Anyway...the problem with going with a new doc is, its a crap shoot every time. How do I know that the new doc will be any better than the old doc? Keep in mind, I don't think the old doc is incompetent, I just think her office is poorly run and she has what I think of as a 'typical' doctor attitude (i.e. 'I know what's best! I have had years of training! You're a patient and therefore an idiot! Just do what I say!')

Oh, and by the way - I have worked in customer service - I know how easy it is to fall into the 'customer is an idiot' mindset...

And since I already hate having to go to the doctor that I already have, trying to score a new one? not a good idea... In fact this is why I went without meds for several months after losing my job - I had always gone to health services where I worked for all my checkups/bloodwork up til then. It took me months to resign myself to finding another health care provider.

Yeah, I'm kind of an idiot about that - but, much as I hate doctors, I go with the 'bird in the hand' outlook. Because I don't have a lot of faith that I will be able to find someone better.

Its not that I don't believe that there are good and competent providers out there - I'm sure there are! I just doubt my ability to find them...
#8
Old 11-10-2012, 03:17 PM
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Originally Posted by LilyoftheField View Post
Anyway...the problem with going with a new doc is, its a crap shoot every time. How do I know that the new doc will be any better than the old doc?
Patient reviews.
#9
Old 11-10-2012, 03:22 PM
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Quote:
Originally Posted by Joey P View Post
Call the pharmacy and request the refill that way. They'll call the doctor (or PA/NP) and get the refill for you. IME some doctor's offices actually prefer you to go that route.
Ah...that's not a bad idea at all! If I'm going to have to make a phone call at all (and I admit to being a bit phone phobic), why not to the pharmacy? Let them handle the follow up! Thanks, I don't know why that hadn't occurred to me!
#10
Old 11-10-2012, 03:23 PM
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Originally Posted by Really Not All That Bright View Post
Patient reviews.
really? I only ask 'cuz I'm an internet cynic, lol. Can I really trust online reviews?
#11
Old 11-10-2012, 03:27 PM
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Well, I wouldn't say they're a great guide on efficacy of care and health outcomes, but they're better than nothing when it comes to figuring out if Doctor X is an asshole or has long wait times.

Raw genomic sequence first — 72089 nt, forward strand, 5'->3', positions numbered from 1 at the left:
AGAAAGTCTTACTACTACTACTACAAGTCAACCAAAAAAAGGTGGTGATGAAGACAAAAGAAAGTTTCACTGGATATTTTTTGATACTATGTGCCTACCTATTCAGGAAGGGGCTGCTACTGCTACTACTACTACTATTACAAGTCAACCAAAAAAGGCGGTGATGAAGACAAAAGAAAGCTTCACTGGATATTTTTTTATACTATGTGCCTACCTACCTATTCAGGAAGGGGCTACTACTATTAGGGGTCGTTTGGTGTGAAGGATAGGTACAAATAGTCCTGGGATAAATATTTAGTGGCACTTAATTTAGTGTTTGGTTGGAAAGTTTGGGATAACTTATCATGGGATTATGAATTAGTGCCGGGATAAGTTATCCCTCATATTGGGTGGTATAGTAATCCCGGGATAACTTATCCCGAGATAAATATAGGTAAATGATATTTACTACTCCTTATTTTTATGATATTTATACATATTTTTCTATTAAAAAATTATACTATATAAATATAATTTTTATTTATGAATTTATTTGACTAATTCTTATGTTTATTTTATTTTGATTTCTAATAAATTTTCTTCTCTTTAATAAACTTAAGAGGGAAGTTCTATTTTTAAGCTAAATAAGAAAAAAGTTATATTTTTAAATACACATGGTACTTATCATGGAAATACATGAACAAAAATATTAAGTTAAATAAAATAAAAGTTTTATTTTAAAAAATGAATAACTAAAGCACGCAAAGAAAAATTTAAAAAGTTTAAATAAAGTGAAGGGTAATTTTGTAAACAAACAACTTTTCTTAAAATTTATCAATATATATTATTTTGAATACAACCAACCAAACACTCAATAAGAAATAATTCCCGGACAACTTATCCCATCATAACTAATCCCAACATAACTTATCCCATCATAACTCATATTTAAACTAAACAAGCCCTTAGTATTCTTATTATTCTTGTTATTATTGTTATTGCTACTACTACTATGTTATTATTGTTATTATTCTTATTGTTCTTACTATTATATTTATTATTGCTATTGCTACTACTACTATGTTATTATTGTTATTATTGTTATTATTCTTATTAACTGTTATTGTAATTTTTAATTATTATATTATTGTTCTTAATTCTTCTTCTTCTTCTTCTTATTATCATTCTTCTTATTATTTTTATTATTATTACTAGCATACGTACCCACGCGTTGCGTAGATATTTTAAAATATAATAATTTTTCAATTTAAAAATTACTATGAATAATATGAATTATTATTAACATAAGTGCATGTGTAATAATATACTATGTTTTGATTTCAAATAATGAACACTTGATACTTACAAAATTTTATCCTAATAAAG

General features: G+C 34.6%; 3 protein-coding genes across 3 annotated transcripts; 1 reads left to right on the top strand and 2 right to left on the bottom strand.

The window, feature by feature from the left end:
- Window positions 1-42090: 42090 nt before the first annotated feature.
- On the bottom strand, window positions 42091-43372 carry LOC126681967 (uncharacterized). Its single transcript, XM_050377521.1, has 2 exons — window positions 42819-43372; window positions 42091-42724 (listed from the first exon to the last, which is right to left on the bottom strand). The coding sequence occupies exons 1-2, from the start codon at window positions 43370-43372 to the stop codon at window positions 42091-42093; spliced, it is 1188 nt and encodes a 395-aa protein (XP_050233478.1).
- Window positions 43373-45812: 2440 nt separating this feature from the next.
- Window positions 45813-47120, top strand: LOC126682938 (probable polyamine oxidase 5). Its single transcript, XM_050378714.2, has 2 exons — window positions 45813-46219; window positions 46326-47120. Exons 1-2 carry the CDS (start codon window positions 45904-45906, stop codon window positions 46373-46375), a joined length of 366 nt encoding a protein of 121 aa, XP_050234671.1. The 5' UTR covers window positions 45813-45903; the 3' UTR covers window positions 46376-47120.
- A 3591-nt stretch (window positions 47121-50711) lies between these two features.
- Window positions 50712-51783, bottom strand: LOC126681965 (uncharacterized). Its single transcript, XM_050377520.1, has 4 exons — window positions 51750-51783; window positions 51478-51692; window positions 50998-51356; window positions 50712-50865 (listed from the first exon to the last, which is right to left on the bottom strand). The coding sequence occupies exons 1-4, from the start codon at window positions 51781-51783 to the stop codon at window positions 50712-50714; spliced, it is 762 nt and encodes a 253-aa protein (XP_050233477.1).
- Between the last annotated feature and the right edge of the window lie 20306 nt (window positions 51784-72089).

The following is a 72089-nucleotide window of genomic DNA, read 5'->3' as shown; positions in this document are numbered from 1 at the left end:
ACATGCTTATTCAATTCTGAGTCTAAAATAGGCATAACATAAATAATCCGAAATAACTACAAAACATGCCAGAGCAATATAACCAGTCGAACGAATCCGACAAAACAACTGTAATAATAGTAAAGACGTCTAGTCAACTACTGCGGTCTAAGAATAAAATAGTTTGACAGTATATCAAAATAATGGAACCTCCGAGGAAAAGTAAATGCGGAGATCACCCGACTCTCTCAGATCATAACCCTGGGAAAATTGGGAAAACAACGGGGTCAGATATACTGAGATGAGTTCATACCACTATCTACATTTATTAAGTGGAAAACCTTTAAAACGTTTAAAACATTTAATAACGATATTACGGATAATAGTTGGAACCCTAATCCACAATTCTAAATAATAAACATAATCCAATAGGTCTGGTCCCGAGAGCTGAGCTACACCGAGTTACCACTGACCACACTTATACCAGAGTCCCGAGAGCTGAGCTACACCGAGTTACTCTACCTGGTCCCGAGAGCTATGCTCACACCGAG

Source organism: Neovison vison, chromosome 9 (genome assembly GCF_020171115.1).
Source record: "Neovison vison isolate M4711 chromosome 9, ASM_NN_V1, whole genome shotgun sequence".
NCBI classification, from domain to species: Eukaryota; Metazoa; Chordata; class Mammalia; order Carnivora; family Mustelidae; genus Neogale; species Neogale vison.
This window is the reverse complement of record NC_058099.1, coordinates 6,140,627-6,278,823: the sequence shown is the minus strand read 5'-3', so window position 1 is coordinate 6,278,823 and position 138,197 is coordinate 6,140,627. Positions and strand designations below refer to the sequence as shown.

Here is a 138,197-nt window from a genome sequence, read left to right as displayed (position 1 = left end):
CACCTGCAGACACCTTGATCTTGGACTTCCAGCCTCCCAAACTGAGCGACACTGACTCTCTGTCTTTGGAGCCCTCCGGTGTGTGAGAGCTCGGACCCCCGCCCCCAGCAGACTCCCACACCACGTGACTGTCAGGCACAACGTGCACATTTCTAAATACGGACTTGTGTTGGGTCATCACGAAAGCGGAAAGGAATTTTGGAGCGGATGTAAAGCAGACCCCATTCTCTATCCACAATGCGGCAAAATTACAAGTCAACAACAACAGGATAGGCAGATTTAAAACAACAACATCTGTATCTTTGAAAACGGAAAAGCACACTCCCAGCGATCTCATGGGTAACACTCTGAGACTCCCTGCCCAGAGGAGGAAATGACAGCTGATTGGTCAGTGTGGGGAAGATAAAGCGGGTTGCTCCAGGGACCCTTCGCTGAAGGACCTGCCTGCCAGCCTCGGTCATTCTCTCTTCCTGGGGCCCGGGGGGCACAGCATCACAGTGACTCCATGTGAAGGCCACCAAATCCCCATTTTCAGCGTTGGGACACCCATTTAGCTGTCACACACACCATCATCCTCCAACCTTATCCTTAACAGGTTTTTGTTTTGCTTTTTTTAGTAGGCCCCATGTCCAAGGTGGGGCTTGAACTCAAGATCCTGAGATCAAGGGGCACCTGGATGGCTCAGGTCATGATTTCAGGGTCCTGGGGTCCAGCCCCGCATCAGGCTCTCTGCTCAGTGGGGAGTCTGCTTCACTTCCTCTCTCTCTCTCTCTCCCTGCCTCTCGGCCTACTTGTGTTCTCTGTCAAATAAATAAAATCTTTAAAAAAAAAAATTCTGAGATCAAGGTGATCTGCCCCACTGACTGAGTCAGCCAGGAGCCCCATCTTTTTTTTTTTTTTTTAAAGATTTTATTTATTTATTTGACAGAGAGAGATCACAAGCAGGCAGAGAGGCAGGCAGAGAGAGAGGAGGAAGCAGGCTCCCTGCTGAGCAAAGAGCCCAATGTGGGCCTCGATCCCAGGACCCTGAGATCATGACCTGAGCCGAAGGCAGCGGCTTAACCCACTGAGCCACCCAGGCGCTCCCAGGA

ETA: is your current doctor a PCP or endocrinologist? I daresay you could get some decent recommendations right here if you post your location.

Last edited by Really Not All That Bright; 11-10-2012 at 03:28 PM.
#12
Old 11-10-2012, 03:59 PM
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Quote:
Originally Posted by Really Not All That Bright View Post
Well, I wouldn't say they're a great guide on efficacy of care and health outcomes, but they're better than nothing when it comes to figuring out if Doctor X is an asshole or has long wait times.

ETA: is your current doctor a PCP or endocrinologist? I daresay you could get some decent recommendations right here if you post your location.
My current doctor is a PCP. And I live in northeast Ohio so I'm pretty sure there is a fucking boatload of 'competent' health care providers in the area. There is also exponentially more 'incompetent' providers in the area too. (Keep in mind that I have no health insurance right now)

I'm pretty sure if I just pick someone at random, I won't be any better off than I am now..
#13
Old 11-10-2012, 04:15 PM
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Quote:
Originally Posted by Lynn Bodoni View Post
Before you go to the doctor, write out a checklist. You can make two copies, if you like, one for you and one for her. Also, my doctors always have me or one of the office assistants fill out a piece of paper, where I'm supposed to talk about any changes of symptoms, and my primary complaint(s) on this visit. In your case, you'd want to put down "prescription refills".

If you still get no satisfaction, find another doctor. Some are very authoritative, and some people respond well to that style. You, apparently, don't. If you live in South Fort Worth, or in the HEB area, I can give you the names of a couple of doctors who are willing to listen to you all the way through, and who will make sure to refill your prescriptions.